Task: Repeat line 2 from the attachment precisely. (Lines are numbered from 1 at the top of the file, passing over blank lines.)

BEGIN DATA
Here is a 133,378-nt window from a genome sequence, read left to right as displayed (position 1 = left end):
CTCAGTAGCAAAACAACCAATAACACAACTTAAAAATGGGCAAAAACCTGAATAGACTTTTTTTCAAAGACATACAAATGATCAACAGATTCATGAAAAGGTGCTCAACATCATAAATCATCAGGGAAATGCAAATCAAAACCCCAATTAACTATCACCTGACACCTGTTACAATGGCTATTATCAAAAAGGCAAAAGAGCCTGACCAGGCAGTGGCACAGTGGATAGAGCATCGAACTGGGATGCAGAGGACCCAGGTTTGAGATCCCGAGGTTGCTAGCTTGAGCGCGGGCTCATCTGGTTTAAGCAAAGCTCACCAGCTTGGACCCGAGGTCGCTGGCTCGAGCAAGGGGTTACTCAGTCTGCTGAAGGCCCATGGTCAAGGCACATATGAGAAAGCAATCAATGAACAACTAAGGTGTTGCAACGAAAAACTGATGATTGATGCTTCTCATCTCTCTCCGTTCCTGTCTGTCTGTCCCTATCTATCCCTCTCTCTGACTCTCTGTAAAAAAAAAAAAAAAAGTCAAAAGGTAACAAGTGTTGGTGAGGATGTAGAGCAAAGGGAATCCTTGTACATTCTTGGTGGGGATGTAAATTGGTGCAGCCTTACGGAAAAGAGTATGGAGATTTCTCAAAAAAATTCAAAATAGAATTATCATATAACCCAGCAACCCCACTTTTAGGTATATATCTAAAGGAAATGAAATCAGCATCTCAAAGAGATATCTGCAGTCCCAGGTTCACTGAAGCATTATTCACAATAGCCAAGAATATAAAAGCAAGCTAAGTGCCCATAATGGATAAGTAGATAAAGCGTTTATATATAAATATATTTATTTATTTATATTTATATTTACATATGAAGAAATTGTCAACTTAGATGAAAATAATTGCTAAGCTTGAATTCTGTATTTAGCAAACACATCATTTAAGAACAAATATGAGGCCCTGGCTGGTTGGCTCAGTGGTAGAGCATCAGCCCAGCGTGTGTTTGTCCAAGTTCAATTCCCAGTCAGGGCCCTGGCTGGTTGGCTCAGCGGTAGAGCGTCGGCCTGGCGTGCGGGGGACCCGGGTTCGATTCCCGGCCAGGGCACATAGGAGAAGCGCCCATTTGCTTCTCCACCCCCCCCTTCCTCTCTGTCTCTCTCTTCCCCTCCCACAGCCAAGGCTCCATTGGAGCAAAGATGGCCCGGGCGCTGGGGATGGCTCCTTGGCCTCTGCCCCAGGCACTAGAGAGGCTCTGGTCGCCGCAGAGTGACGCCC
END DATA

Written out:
CTCAGTAGCAAAACAACCAATAACACAACTTAAAAATGGGCAAAAACCTGAATAGACTTTTTTTCAAAGACATACAAATGATCAACAGATTCATGAAAAGGTGCTCAACATCATAAATCATCAGGGAAATGCAAATCAAAACCCCAATTAACTATCACCTGACACCTGTTACAATGGCTATTATCAAAAAGGCAAAAGAGCCTGACCAGGCAGTGGCACAGTGGATAGAGCATCGAACTGGGATGCAGAGGACCCAGGTTTGAGATCCCGAGGTTGCTAGCTTGAGCGCGGGCTCATCTGGTTTAAGCAAAGCTCACCAGCTTGGACCCGAGGTCGCTGGCTCGAGCAAGGGGTTACTCAGTCTGCTGAAGGCCCATGGTCAAGGCACATATGAGAAAGCAATCAATGAACAACTAAGGTGTTGCAACGAAAAACTGATGATTGATGCTTCTCATCTCTCTCCGTTCCTGTCTGTCTGTCCCTATCTATCCCTCTCTCTGACTCTCTGTAAAAAAAAAAAAAAAAGTCAAAAGGTAACAAGTGTTGGTGAGGATGTAGAGCAAAGGGAATCCTTGTACATTCTTGGTGGGGATGTAAATTGGTGCAGCCTTACGGAAAAGAGTATGGAGATTTCTCAAAAAAATTCAAAATAGAATTATCATATAACCCAGCAACCCCACTTTTAGGTATATATCTAAAGGAAATGAAATCAGCATCTCAAAGAGATATCTGCAGTCCCAGGTTCACTGAAGCATTATTCACAATAGCCAAGAATATAAAAGCAAGCTAAGTGCCCATAATGGATAAGTAGATAAAGCGTTTATATATAAATATATTTATTTATTTATATTTATATTTACATATGAAGAAATTGTCAACTTAGATGAAAATAATTGCTAAGCTTGAATTCTGTATTTAGCAAACACATCATTTAAGAACAAATATGAGGCCCTGGCTGGTTGGCTCAGTGGTAGAGCATCAGCCCAGCGTGTGTTTGTCCAAGTTCAATTCCCAGTCAGGGCCCTGGCTGGTTGGCTCAGCGGTAGAGCGTCGGCCTGGCGTGCGGGGGACCCGGGTTCGATTCCCGGCCAGGGCACATAGGAGAAGCGCCCATTTGCTTCTCCACCCCCCCCTTCCTCTCTGTCTCTCTCTTCCCCTCCCACAGCCAAGGCTCCATTGGAGCAAAGATGGCCCGGGCGCTGGGGATGGCTCCTTGGCCTCTGCCCCAGGCACTAGAGAGGCTCTGGTCGCCGCAGAGTGACGCCC